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New York Bird Watching and Nature Photography Programs Offer Prizes

In mid-June, New York State announced two initiatives to get New Yorkers outside and engage with nature: one focuses on outdoor photography, the other on outdoor photography. ‘bird watching. Both offer prizes and are open for participation until October.

The photography program is called the 2022 Outdoor Photo Contest. It is a joint effort of the Office of Parks, Recreation and Historic Preservation and the Department of Environmental Conservation (DEC) , in partnership with, powered by Aspira, an online camping reservation system used statewide.

The program aims to “showcase the best of New York’s natural beauty and special destinations among New York State’s campgrounds and parks,” according to a statement released by the state. Winning images will be featured in future print and digital state campaigns.

Photos do not need to be new. Photos taken between June 15, 2020 and October 15, 2022 are eligible. State Parks Commissioner Erik Kulleseid acknowledged that the pandemic years have brought large numbers of visitors to New York City’s parks.

“We encourage people who have captured their special moments and memories in our outdoor landscapes to submit their favorite images, and remind visitors planning new day trips and overnight getaways in our parks and camping this season to share those fun adventures as well. said Kulleseid.

The photo contest is open until October 15, with six categories open for submissions: camping life; seasonal spectacular; action and adventure; Trek; views and panoramas; and create memories. According to the state, entries will be judged on criteria such as originality, artistic composition, technical quality, and whether the photograph showcases the best of New York State Parks camping and outdoor activities.

A number of prizes are on offer for contest winners, including a grand prize of a $1,000 REI gift card, a four-person tent, an Empire Pass 2023 and a $250 NY camping gift card . Six winners in each category will each receive a $250 REI gift card, a 2023 Empire Pass and a $100 NY camping gift card. Winning images will be featured in the 2023 New York State Camping Guide and will be used in statewide promotions on social media, websites and print publications.

This isn’t the first time the state has held a photo contest. In 2018, a similar contest garnered 5,200 entries. Full contest rules and photos that have been entered so far are available online.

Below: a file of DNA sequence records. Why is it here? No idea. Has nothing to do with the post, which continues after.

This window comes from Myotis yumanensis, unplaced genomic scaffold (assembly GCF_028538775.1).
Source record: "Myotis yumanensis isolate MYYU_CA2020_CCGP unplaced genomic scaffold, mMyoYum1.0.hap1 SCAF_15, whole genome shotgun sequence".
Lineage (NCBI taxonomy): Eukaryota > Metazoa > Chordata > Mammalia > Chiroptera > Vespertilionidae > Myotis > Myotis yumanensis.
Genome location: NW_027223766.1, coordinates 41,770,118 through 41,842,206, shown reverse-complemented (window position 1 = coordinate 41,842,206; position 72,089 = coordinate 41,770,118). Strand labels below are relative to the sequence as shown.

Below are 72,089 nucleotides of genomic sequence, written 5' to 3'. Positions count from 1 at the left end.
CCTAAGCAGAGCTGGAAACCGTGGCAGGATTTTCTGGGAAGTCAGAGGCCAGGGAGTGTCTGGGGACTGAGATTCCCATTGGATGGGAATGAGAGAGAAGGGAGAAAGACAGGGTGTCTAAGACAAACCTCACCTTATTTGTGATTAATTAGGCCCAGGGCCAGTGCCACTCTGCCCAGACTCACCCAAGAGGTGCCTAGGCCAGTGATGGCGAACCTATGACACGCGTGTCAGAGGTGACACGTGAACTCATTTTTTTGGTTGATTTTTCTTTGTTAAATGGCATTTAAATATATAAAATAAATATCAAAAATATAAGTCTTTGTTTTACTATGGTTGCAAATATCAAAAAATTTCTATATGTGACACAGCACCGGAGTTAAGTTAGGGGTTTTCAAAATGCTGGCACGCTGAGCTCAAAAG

The other program, called I BIRD NY, is a challenge to get out and see the state’s different bird species. The state also encourages the use of the New York State Birding Trail, several locations of which are located in the Hudson Valley.

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New York is home to 450 different species of birds throughout the year. Under the umbrella of I BIRD NY, two programs are open until mid-October: the Beginner Birding Challenge and the Experienced Birding Challenge. The first is open to New York State residents ages 16 and under and is a quest to find New York’s 10 most common birds. The latter has no age limit listed on its form and is a challenge to find 10 or more New York birds.

Entries can be mailed or emailed until October 14th. All participants will receive a printable certificate of participation and will be entered into a raffle for a chance to win birding accessories. These accessories include binoculars and a telescope, considered a grand prize.

The state is using the contest as an opportunity to showcase New York State Bird Trail sites. Any entry in which half of the birds are identified at an NYS Birding Trail site will receive a double entry into the raffle. A number of these sites are located in the Hudson Valley and Capital Region.

“No matter where you live, birdwatching is a fun, easy and affordable activity that can be enjoyed by people of all ages, abilities, identities and backgrounds,” DEC Commissioner Basil Seggos said in a statement. program announcement. “This summer is the perfect time to start birding or take your birding skills to the next level by watching birds in the wide variety of habitats and locations offered by the birding trail of New York State.”